Other secondary outcomes were evaluated and extracted when available, such as disease-free survival (DFS), overall survival (OS) or event- free survival (EFS).

Regarding safety, the number of patients presenting severe hematological and non-hematological AEs (grades 3 and 4) was retrieved, when reported, for each neoadjuvant treatment regimen.

Statistical analysis

The authors performed a meta-analysis of the proportion of patients who achieved pCR after treatment with each neoadjuvant regimen. Additionally, a meta-regression was performed adjusting for type of therapy used. The correspondent forest plots were elaborated, and heterogeneity was assessed by the Cochran’s Q test and by statistical coefficient I2 of heterogeneity, adopting a statistical significant value of 0.05.

Statistical analyses were conducted using R plataform v3.3.2 with metafor and meta packages [27]. Forest-plots were drawn in MS® Excel®. Relative risk (RR) was calculated by MedCalc Software® v16.1 (https://www.medcalc.org/) to evaluate the impact of the addition of different therapies.

Results

A total of 1228 studies was identified through the initial search strategy (Fig. 1). After screening the abstracts and reviewing the full texts, a total of 31 trials involving 619 gBRCA mutated TNBC patients were selected for the final analysis.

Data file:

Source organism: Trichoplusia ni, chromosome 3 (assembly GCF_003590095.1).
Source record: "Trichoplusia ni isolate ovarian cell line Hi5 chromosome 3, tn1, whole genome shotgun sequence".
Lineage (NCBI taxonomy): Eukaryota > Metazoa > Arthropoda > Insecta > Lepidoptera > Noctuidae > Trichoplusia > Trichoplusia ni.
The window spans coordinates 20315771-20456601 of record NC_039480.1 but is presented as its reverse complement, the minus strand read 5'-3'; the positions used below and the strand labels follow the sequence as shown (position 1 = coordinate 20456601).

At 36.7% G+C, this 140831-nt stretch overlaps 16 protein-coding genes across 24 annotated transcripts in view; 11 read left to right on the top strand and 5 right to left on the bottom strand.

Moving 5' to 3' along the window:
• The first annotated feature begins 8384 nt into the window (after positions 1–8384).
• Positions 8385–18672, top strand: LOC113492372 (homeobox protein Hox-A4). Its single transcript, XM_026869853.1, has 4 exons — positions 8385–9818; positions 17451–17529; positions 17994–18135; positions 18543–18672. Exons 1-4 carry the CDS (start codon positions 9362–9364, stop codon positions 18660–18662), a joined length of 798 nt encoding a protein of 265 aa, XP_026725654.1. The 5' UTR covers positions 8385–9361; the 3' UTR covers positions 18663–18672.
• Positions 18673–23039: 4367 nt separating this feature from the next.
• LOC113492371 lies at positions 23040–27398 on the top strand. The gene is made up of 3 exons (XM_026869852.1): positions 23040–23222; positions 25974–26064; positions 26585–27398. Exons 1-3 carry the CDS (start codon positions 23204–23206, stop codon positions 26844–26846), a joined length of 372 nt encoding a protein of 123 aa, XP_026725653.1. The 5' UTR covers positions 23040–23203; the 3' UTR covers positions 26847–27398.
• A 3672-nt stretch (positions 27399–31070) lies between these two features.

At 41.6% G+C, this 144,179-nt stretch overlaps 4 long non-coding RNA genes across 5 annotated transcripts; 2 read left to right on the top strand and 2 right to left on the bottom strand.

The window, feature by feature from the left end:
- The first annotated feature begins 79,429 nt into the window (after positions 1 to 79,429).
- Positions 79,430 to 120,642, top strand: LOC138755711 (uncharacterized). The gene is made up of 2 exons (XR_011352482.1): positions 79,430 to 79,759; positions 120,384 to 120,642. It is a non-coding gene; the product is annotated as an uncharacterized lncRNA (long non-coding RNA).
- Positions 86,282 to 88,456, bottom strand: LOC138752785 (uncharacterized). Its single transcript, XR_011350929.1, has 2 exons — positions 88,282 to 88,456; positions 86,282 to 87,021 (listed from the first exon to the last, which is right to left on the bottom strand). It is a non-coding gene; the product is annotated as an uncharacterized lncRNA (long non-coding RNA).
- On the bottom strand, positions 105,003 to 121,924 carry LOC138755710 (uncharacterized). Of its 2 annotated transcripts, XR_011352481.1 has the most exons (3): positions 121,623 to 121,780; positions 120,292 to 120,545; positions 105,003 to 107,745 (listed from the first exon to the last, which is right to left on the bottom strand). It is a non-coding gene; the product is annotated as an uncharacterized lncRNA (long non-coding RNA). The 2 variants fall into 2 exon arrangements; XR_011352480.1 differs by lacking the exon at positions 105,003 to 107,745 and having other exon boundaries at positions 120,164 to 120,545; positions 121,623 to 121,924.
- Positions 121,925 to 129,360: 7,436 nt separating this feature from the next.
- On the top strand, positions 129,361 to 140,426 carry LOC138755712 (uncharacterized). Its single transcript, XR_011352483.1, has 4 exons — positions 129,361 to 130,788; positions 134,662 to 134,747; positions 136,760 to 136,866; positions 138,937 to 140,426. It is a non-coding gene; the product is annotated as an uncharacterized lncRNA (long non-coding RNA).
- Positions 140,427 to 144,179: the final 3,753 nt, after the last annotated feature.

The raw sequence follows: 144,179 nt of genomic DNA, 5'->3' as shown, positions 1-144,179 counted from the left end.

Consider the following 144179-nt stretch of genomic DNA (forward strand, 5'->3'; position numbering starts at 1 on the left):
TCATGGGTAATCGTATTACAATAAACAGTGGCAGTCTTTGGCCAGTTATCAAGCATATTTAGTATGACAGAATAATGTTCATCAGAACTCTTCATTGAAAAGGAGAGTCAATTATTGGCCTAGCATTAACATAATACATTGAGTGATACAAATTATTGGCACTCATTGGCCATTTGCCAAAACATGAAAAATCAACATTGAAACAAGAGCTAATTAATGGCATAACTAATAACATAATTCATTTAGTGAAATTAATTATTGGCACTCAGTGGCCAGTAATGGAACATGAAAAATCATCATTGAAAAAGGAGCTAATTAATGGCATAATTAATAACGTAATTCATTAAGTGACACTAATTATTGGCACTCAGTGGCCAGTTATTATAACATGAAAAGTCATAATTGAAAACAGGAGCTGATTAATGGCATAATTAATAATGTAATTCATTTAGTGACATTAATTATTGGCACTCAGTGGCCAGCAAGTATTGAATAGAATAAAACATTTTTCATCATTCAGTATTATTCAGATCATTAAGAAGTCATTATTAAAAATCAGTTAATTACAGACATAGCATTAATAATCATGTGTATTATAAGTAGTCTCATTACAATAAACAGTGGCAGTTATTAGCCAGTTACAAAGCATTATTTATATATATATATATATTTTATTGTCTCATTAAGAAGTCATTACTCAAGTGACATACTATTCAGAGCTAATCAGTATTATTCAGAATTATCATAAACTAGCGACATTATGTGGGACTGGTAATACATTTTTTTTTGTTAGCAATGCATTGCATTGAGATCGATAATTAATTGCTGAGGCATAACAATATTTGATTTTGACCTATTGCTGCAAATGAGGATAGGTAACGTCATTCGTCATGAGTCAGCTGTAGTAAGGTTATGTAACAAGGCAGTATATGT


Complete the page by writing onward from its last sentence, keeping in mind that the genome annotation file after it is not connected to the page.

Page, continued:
Among the 619 gBRCA mutated TNBC patients included in the analysis, 139 patients received cisplatin alone (Table 1). Table 2 shows patients (n = 133) who were treated with platin derivatives combined with anthracyclines and taxanes. One single study [28] included 10 patients who were not treated with taxanes, and 18 patients from other study [29]. Fifty-three patients received a combination of standard NACT (anthracycline, cyclophosphamide, taxanes) with carboplatin (Table 3).

Table 1 Characteristics of studies included based on treatment regimens: cisplatin in monotherapy
Table 2 Characteristics of studies included based on treatment regimens: platin derivates (cisplatin or carboplatin) and anthracycline with/without taxanes
Table 3 Characteristics of studies included based on treatment regimens: standard chemotherapy regimen (anthracycline, cyclophosphamide, taxanes) and carboplatin

Table 4 presents selected trials with patients treated with carboplatin and taxanes (n = 108) and Table 5 present one single study [38] in which patients were treated with carboplatin, iniparib and gemcitabine. Eighty-three patients received standard chemotherapy, carboplatin and a PARPi (Table 6) and 19 patients received a PARPi alone (Table 7). Table 8 describes cases (n = 65) who were treated with an anti-VEGF agent associated with standard chemotherapy and carboplatin. Only three patients were treated with eribuline and carboplatin (Table 9).

Table 4 Characteristics of studies included based on treatment regimens: carboplatin plus taxanes
Table 5 Characteristics of studies included based on treatment regimens: carboplatin + gemcitabine + Iniparib
Table 6 Characteristics of studies included based on treatment regiments: carboplatin + standard NACT + PARPi
Table 7 Characteristics of studies included based on treatment regimens: PARPi alone
Table 8 Characteristics of studies included based on treatment regiments standard NACT + anti-VEGF antibody
Table 9 Characteristics of studies included based on treatment regiments: carboplatin + eribulin